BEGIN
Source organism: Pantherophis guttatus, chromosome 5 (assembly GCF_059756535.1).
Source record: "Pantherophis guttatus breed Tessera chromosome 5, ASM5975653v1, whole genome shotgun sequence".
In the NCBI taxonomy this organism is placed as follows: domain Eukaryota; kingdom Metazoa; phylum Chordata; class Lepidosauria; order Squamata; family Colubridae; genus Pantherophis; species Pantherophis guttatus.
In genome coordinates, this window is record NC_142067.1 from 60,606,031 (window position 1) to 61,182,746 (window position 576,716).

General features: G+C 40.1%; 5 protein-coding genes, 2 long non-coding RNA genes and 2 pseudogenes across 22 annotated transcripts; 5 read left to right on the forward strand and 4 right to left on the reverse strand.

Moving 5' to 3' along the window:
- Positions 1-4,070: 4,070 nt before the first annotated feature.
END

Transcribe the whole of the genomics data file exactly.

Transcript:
Source organism: Pantherophis guttatus, chromosome 5 (assembly GCF_059756535.1).
Source record: "Pantherophis guttatus breed Tessera chromosome 5, ASM5975653v1, whole genome shotgun sequence".
In the NCBI taxonomy this organism is placed as follows: domain Eukaryota; kingdom Metazoa; phylum Chordata; class Lepidosauria; order Squamata; family Colubridae; genus Pantherophis; species Pantherophis guttatus.
In genome coordinates, this window is record NC_142067.1 from 60,606,031 (window position 1) to 61,182,746 (window position 576,716).

General features: G+C 40.1%; 5 protein-coding genes, 2 long non-coding RNA genes and 2 pseudogenes across 22 annotated transcripts; 5 read left to right on the forward strand and 4 right to left on the reverse strand.

Moving 5' to 3' along the window:
- Positions 1-4,070: 4,070 nt before the first annotated feature.